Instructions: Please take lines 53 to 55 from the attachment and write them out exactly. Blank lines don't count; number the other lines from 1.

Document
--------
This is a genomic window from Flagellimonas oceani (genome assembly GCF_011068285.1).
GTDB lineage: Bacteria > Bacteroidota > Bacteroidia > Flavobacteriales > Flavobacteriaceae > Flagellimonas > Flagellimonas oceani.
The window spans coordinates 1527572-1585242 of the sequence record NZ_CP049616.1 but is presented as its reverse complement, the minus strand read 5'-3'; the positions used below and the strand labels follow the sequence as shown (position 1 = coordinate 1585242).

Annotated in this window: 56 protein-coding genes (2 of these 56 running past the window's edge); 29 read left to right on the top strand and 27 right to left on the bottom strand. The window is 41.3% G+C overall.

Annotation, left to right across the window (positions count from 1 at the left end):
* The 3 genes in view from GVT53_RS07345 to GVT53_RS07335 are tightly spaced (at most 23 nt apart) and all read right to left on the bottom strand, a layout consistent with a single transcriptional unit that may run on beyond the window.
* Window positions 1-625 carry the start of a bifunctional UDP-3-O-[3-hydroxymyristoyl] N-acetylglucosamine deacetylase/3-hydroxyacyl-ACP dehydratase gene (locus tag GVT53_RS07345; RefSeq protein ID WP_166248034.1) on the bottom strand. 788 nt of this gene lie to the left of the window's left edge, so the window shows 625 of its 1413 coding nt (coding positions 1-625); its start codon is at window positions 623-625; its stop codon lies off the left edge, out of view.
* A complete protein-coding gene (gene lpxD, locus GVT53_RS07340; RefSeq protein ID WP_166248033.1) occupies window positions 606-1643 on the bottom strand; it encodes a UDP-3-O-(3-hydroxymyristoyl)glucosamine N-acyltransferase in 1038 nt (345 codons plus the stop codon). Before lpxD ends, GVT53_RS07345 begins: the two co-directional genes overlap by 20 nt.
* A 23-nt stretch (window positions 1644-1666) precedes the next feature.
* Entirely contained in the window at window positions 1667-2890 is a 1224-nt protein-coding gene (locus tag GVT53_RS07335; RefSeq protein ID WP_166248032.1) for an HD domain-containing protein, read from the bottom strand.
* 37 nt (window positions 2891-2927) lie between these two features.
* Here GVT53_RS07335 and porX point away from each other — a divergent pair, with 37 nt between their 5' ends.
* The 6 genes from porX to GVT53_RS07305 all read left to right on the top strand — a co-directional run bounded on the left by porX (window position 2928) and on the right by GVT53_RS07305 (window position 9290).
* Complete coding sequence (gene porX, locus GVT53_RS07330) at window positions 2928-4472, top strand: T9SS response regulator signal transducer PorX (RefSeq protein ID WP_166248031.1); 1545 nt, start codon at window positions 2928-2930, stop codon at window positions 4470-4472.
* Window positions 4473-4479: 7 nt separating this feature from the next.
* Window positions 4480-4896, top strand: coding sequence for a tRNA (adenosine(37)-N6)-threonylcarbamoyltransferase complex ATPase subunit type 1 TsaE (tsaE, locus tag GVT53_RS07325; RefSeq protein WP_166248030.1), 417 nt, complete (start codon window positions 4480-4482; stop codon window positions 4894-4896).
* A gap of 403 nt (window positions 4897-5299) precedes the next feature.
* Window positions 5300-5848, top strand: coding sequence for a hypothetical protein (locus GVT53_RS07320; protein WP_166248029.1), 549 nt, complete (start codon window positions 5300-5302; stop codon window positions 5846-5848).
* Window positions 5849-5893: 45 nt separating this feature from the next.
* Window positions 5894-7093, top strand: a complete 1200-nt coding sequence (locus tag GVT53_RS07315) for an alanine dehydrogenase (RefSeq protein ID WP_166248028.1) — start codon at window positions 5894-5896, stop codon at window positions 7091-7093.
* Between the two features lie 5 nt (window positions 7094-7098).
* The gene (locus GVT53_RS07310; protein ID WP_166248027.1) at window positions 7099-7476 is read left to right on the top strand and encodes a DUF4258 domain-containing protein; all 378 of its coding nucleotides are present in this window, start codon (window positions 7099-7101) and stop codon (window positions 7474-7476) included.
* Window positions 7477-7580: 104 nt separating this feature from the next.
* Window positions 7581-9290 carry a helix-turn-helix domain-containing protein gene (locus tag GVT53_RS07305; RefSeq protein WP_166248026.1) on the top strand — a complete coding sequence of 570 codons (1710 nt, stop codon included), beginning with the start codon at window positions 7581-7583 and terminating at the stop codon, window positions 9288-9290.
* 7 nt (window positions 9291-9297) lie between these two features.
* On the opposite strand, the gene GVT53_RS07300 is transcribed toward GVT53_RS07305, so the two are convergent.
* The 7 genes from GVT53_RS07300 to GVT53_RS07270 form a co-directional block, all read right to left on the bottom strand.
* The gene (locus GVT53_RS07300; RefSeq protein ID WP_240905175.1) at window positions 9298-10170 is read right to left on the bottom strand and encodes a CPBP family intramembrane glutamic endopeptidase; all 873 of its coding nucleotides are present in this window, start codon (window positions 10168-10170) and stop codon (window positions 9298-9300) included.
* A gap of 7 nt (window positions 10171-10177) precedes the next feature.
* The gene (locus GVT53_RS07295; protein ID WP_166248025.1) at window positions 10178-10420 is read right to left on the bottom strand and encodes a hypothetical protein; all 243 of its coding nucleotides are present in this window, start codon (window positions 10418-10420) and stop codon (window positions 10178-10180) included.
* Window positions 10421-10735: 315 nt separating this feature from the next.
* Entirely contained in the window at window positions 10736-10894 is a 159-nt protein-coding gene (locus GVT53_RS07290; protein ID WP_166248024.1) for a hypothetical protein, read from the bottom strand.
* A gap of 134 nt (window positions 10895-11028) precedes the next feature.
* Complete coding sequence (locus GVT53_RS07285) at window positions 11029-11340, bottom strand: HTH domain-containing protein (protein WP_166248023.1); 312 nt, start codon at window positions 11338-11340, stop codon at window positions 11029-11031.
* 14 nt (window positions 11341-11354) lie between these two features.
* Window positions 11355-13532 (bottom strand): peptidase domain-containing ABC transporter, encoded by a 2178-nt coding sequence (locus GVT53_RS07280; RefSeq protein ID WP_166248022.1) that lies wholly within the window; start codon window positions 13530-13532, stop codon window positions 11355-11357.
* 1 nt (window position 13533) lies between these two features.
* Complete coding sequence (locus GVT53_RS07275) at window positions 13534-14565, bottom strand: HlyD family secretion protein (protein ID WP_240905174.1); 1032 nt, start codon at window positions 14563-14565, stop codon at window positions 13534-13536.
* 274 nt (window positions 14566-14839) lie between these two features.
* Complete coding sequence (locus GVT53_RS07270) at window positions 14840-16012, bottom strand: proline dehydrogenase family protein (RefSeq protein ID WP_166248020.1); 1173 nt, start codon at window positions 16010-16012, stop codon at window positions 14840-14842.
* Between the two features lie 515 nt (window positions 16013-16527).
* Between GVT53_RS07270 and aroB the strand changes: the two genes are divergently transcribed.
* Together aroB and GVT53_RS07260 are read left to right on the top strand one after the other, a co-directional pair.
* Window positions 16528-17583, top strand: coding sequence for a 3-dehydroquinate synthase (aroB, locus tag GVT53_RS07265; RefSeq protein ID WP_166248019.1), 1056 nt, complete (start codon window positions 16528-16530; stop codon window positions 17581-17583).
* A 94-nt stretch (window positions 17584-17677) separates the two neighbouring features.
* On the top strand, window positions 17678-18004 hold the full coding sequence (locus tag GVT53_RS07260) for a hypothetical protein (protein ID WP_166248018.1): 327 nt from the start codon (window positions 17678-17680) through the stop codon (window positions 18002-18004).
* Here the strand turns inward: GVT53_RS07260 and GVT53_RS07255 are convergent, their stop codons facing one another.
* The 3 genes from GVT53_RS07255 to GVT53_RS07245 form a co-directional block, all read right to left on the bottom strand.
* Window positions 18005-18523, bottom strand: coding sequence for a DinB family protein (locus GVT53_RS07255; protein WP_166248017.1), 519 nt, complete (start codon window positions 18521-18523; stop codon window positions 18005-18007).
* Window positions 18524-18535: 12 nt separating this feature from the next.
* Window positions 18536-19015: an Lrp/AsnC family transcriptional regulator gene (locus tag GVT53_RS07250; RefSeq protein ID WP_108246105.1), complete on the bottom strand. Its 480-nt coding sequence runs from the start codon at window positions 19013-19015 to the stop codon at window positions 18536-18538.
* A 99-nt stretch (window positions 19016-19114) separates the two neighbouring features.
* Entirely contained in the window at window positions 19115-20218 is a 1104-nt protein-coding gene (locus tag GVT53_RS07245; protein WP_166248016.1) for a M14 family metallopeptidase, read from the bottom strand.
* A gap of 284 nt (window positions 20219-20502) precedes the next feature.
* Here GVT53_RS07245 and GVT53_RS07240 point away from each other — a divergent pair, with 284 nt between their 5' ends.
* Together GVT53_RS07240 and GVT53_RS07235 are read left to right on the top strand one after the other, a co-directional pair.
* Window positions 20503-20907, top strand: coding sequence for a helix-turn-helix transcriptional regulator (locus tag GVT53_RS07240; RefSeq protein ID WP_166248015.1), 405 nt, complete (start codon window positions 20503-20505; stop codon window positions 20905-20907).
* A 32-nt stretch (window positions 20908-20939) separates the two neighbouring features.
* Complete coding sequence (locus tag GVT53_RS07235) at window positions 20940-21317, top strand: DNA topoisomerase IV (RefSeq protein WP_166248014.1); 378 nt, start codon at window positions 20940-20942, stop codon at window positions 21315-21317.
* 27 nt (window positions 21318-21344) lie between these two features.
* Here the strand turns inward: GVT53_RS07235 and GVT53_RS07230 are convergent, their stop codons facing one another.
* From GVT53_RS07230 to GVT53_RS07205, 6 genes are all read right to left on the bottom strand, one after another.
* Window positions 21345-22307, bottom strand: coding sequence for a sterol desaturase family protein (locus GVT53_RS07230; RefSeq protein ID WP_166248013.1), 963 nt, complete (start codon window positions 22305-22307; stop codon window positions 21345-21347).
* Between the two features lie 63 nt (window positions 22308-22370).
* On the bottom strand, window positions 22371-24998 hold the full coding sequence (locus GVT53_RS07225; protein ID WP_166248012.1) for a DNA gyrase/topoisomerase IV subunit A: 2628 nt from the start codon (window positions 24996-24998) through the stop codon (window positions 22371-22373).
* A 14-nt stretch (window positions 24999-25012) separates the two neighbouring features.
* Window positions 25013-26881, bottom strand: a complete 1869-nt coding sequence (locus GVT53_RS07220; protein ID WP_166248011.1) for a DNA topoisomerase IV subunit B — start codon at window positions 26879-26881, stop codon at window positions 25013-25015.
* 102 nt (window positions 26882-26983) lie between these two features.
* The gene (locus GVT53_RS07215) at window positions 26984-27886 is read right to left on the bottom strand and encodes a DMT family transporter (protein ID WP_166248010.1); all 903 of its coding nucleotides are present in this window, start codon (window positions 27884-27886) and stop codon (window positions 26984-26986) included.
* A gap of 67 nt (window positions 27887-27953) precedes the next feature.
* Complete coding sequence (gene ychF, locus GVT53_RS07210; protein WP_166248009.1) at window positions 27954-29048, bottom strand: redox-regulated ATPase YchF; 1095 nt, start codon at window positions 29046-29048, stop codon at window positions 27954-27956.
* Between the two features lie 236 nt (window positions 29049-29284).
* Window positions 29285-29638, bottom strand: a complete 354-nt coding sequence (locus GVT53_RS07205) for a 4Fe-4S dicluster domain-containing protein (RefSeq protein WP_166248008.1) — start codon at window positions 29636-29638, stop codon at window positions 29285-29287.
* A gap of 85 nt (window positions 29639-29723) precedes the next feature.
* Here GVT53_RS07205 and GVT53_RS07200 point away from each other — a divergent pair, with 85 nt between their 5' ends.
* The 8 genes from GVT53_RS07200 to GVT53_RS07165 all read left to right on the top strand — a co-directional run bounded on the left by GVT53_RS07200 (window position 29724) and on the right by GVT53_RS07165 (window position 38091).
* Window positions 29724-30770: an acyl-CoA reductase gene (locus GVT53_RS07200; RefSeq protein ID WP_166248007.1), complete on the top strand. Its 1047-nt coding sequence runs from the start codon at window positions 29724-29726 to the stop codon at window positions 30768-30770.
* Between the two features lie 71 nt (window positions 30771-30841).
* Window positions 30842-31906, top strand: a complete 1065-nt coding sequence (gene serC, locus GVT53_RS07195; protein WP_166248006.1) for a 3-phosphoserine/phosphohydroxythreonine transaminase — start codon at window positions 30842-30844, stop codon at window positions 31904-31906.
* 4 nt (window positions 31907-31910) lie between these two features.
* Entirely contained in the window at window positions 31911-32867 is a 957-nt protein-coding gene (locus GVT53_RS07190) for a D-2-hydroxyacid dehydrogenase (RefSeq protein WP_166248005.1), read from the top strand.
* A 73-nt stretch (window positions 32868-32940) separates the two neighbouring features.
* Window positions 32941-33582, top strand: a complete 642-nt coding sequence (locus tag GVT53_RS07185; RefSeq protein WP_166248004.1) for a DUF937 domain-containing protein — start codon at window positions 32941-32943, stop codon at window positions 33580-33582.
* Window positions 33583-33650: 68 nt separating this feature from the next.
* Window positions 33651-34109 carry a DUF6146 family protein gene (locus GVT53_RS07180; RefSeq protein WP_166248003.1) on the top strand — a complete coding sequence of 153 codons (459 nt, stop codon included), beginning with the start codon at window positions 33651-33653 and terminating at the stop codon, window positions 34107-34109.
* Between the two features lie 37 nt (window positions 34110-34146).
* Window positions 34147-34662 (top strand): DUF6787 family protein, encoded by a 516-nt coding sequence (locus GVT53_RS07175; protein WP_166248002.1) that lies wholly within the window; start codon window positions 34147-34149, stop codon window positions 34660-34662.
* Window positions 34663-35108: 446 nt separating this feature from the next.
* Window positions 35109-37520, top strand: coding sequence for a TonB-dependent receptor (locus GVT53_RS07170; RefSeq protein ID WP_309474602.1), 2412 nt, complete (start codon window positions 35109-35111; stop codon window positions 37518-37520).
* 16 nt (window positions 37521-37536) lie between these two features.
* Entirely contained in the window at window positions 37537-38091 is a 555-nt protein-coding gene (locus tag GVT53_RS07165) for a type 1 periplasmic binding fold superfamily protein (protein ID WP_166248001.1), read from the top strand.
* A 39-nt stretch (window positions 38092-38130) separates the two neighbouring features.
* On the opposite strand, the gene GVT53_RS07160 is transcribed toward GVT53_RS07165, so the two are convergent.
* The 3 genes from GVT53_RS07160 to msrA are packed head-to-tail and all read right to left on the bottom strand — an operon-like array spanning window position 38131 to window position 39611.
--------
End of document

* Entirely contained in the window at window positions 19115-20218 is a 1104-nt protein-coding gene (locus tag GVT53_RS07245; protein WP_166248016.1) for a M14 family metallopeptidase, read from the bottom strand.
* A gap of 284 nt (window positions 20219-20502) precedes the next feature.
* Here GVT53_RS07245 and GVT53_RS07240 point away from each other — a divergent pair, with 284 nt between their 5' ends.